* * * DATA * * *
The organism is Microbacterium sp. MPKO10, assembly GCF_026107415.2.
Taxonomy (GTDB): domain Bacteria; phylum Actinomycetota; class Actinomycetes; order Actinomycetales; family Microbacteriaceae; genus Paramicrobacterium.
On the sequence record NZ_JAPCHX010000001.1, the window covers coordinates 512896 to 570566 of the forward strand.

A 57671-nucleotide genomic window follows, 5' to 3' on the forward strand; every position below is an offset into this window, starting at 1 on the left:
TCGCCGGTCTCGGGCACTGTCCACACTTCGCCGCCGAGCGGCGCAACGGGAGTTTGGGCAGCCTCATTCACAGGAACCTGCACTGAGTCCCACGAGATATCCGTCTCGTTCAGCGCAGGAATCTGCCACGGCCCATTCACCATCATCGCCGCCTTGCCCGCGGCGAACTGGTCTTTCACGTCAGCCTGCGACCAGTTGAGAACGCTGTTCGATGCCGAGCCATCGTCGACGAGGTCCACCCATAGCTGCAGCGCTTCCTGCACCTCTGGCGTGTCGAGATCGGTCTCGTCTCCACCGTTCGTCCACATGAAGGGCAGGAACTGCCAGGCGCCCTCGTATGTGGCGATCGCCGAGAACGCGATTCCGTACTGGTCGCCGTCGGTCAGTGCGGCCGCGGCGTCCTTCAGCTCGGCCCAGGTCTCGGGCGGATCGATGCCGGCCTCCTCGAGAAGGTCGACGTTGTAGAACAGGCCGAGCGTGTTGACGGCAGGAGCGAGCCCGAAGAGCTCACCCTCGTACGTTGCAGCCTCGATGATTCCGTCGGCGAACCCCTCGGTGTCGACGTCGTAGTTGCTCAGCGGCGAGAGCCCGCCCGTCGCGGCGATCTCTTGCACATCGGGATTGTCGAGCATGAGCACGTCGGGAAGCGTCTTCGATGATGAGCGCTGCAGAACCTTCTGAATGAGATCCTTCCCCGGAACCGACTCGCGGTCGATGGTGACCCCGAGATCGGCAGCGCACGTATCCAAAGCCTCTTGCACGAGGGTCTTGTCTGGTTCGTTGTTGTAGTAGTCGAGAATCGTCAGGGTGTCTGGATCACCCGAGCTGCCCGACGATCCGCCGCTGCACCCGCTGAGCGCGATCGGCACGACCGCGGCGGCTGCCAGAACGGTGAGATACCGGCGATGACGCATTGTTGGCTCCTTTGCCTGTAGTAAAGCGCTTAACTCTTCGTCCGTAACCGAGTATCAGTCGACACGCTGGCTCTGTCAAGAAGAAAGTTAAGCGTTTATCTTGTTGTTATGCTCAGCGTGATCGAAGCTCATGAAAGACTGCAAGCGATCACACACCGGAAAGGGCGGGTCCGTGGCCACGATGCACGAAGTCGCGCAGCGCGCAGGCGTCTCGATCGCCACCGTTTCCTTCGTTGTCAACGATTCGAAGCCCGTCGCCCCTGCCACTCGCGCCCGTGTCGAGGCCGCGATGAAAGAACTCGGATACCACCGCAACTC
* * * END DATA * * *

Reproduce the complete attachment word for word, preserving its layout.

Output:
The organism is Microbacterium sp. MPKO10, assembly GCF_026107415.2.
Taxonomy (GTDB): domain Bacteria; phylum Actinomycetota; class Actinomycetes; order Actinomycetales; family Microbacteriaceae; genus Paramicrobacterium.
On the sequence record NZ_JAPCHX010000001.1, the window covers coordinates 512896 to 570566 of the forward strand.

A 57671-nucleotide genomic window follows, 5' to 3' on the forward strand; every position below is an offset into this window, starting at 1 on the left:
TCGCCGGTCTCGGGCACTGTCCACACTTCGCCGCCGAGCGGCGCAACGGGAGTTTGGGCAGCCTCATTCACAGGAACCTGCACTGAGTCCCACGAGATATCCGTCTCGTTCAGCGCAGGAATCTGCCACGGCCCATTCACCATCATCGCCGCCTTGCCCGCGGCGAACTGGTCTTTCACGTCAGCCTGCGACCAGTTGAGAACGCTGTTCGATGCCGAGCCATCGTCGACGAGGTCCACCCATAGCTGCAGCGCTTCCTGCACCTCTGGCGTGTCGAGATCGGTCTCGTCTCCACCGTTCGTCCACATGAAGGGCAGGAACTGCCAGGCGCCCTCGTATGTGGCGATCGCCGAGAACGCGATTCCGTACTGGTCGCCGTCGGTCAGTGCGGCCGCGGCGTCCTTCAGCTCGGCCCAGGTCTCGGGCGGATCGATGCCGGCCTCCTCGAGAAGGTCGACGTTGTAGAACAGGCCGAGCGTGTTGACGGCAGGAGCGAGCCCGAAGAGCTCACCCTCGTACGTTGCAGCCTCGATGATTCCGTCGGCGAACCCCTCGGTGTCGACGTCGTAGTTGCTCAGCGGCGAGAGCCCGCCCGTCGCGGCGATCTCTTGCACATCGGGATTGTCGAGCATGAGCACGTCGGGAAGCGTCTTCGATGATGAGCGCTGCAGAACCTTCTGAATGAGATCCTTCCCCGGAACCGACTCGCGGTCGATGGTGACCCCGAGATCGGCAGCGCACGTATCCAAAGCCTCTTGCACGAGGGTCTTGTCTGGTTCGTTGTTGTAGTAGTCGAGAATCGTCAGGGTGTCTGGATCACCCGAGCTGCCCGACGATCCGCCGCTGCACCCGCTGAGCGCGATCGGCACGACCGCGGCGGCTGCCAGAACGGTGAGATACCGGCGATGACGCATTGTTGGCTCCTTTGCCTGTAGTAAAGCGCTTAACTCTTCGTCCGTAACCGAGTATCAGTCGACACGCTGGCTCTGTCAAGAAGAAAGTTAAGCGTTTATCTTGTTGTTATGCTCAGCGTGATCGAAGCTCATGAAAGACTGCAAGCGATCACACACCGGAAAGGGCGGGTCCGTGGCCACGATGCACGAAGTCGCGCAGCGCGCAGGCGTCTCGATCGCCACCGTTTCCTTCGTTGTCAACGATTCGAAGCCCGTCGCCCCTGCCACTCGCGCCCGTGTCGAGGCCGCGATGAAAGAACTCGGATACCACCGCAACTC